Rep. Roberts, who put focus on policy, won’t seek re-election

OLYMPIA ­— Democratic state Rep. Mary Helen Roberts will not seek re-election, saying she’s ready for a break from politics after a decade in office and 40 years of political activity.

Roberts told House leaders Friday and was expected to announce her decision to residents at a series of town hall sessions on Saturday.

“I sense it’s the right time,” she said in an interview before the community meetings. “It just feels like it’s enough.”

Roberts is in her fifth term representing the heavily Democratic 21st Legislative district in south Snohomish County. It encompasses Edmonds and unincorporated areas abutting Lynnwood and south Everett, including Paine Field.

Roberts, 67, a former trustee for Edmonds Community College, ran a small business importing folk art from China and Southeast Asia before she was elected to the Legislature in 2004. She’s been re-elected four times by comfortable margins.

As of Friday, she faced no opposition for another term. Now, Democrats and Republicans who would never contemplate challenging an incumbent are certain to consider running for the seat.

In the Legislature, Roberts serves as vice-chairwoman of the House Public Safety Committee. She’s also a member of the Early Learning &Human Services, Judiciary and powerful Rules committees.

In her tenure, she’s focused on policies rather than building a political career. One reason is she was 57 when she arrived in office, which is later than most first-time office-holders.

“If I had been elected in my early 30s I might have been full of congressional ambitions,” she said. “Once I got here I wanted to focus on doing a good job.”

Over the course of a decade, she’s kept her sights trained on funding education programs and human services. As a liberal Democrat, that means she’s not shied away from supporting the creation of new revenue from closing tax breaks or even raising some taxes.

She’s also worked tirelessly to improve the plight of children and to steer people with mental health or substance abuse problems into treatment rather than jail — and to find ways of helping those behind bars survive when they get out.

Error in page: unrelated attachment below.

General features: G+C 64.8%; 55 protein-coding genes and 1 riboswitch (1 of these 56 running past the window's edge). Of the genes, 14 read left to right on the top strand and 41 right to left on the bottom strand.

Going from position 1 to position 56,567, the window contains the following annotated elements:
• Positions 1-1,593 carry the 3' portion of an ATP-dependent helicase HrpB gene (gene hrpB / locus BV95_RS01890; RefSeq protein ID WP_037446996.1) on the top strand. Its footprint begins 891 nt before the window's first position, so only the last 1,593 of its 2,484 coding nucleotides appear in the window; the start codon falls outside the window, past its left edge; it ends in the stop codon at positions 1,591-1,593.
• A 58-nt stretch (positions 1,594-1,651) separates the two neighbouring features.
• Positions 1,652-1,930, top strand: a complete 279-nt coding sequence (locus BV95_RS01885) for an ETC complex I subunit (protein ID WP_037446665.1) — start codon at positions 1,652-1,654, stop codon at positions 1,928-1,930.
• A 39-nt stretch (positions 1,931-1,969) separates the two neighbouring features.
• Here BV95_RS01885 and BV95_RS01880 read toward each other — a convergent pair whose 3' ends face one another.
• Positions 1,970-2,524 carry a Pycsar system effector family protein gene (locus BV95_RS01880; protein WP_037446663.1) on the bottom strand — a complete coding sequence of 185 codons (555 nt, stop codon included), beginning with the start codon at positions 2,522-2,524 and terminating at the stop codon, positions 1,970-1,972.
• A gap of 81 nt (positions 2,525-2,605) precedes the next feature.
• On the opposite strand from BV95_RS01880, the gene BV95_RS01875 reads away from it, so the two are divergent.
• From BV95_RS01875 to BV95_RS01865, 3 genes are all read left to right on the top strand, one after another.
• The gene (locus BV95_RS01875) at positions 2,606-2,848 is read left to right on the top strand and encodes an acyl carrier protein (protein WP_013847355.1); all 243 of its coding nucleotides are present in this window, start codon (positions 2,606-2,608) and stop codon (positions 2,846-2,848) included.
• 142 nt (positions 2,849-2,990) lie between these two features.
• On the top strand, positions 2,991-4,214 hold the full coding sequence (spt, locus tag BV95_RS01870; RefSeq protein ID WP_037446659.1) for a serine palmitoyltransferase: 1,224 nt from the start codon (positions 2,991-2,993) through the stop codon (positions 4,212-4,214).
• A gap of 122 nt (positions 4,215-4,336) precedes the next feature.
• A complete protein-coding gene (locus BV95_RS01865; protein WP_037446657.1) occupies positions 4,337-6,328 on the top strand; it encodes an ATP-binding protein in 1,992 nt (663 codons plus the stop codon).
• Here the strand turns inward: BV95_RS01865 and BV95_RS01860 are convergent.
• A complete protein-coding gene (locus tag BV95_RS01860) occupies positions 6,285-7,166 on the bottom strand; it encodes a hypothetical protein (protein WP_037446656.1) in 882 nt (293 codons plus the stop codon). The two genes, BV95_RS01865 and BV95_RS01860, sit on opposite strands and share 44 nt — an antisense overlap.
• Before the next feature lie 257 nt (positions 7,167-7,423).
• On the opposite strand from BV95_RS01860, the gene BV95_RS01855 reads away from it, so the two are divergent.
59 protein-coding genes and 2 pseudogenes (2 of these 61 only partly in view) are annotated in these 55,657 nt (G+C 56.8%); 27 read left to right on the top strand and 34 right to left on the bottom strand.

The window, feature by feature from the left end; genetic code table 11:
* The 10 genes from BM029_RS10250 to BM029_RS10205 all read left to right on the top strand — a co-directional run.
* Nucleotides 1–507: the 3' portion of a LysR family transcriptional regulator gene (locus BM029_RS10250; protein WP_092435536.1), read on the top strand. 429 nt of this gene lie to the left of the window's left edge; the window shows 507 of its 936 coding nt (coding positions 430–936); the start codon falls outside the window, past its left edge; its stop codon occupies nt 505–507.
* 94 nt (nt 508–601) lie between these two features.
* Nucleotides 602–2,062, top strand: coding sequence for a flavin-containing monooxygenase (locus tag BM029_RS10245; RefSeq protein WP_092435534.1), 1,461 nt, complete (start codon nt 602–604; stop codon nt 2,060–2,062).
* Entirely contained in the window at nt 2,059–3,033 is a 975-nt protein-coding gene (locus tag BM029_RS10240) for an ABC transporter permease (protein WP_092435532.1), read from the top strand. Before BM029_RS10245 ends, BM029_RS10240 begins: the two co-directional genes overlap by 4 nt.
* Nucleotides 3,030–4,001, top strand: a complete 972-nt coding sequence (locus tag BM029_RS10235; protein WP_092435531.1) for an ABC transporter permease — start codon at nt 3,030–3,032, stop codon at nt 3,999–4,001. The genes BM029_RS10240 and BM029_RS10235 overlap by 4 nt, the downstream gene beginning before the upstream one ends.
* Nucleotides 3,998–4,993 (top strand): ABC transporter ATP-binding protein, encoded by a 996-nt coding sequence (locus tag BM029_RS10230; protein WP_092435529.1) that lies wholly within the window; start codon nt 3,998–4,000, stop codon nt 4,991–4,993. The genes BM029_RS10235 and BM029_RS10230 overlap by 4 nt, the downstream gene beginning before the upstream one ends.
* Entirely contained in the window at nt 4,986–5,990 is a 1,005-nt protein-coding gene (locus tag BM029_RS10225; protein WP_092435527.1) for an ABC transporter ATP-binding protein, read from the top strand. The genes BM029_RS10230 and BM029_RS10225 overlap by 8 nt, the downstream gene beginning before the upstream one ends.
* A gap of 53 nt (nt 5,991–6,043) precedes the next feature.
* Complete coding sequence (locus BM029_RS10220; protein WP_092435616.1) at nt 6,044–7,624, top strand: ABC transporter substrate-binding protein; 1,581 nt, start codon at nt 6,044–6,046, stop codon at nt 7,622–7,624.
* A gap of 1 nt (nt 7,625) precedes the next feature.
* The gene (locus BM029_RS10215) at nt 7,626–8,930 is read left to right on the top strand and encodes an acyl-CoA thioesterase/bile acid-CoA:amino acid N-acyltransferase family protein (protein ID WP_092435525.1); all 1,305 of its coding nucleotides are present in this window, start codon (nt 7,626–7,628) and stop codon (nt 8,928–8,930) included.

“My goal with a number of bills is trying to reduce the growth in the prison population while focusing on community safety,” she said.

For example, one of her first bills signed into law created a panel that worked on ensuring children of incarcerated parents receive services they need, to avoid taking the same path as their parents.

And this year she’s pushing a bill that would allow someone with a drug or alcohol addiction who is arrested for a misdemeanor or gross misdemeanor to be taken to an approved drug treatment provider rather than to jail. It passed the House and awaits action in the Senate.

If it becomes law, this would count as a small success at chipping away at the bigger problem of the state spending too much money to lock up individuals with substance abuse and mental health problems, she said.

Reflecting on her time in office, Roberts said the job of citizen legislator has proven more intense than she envisioned and today is pretty much a full-time gig.

She is the parent of twin daughters who are graduates of Kamiak High School in Mukilteo.

Jerry Cornfield: 360-352-8623; jcornfield@heraldnet.com.

More in Local News

These little piggies stay home

Norman, who was spotted last week in Everett, is part of a trio kept as pets by the “pig whisperer.”

Sailors await to disembark the U.S.S. Kidd on Sunday morning at Naval Station Everett. (Kevin Clark / The Herald)
Cheering families welcome Kidd, Shoup after 6 months at sea

“I get back Daddy back today,” said one homemade sign at Naval Station Everett.

Stanwood man, 33, killed in crash near Marysville

Speed may have been a factor, the sheriff’s department said.

Street-legal ATVs approved for some roads near Sultan

Supporters foresee tourism benefits. Opponents are concerned about injury and pollution risks.

Jamie Copeland is a senior at Cedar Park Christian Schools’ Mountlake Terrace campus. She is a basketball player, ASB president, cheerleader and, of course, a Lion. (Dan Bates / The Herald)
Cedar Park Christian senior stepping up to new challenges

Jamie Copeland’s academics include STEM studies, leadership, ASB activities, honor society.

Woman, 47, found dead in Marysville jail cell

She’d been in custody about four days after being arrested on warrants, police said.

County plans to sue to recoup costs from ballot drop-box law

A quarter-million dollars could be spent adding 19 ballot boxes in rural areas.

Herald photos of the week

A weekly collection of The Herald’s top images by staff photographers and… Continue reading

Mukilteo Police Chief Cheol Kang is known for his people skills

The city’s top cop’s calm demeanor and holistic approach earns him the nickname “Yoda.”

Most Read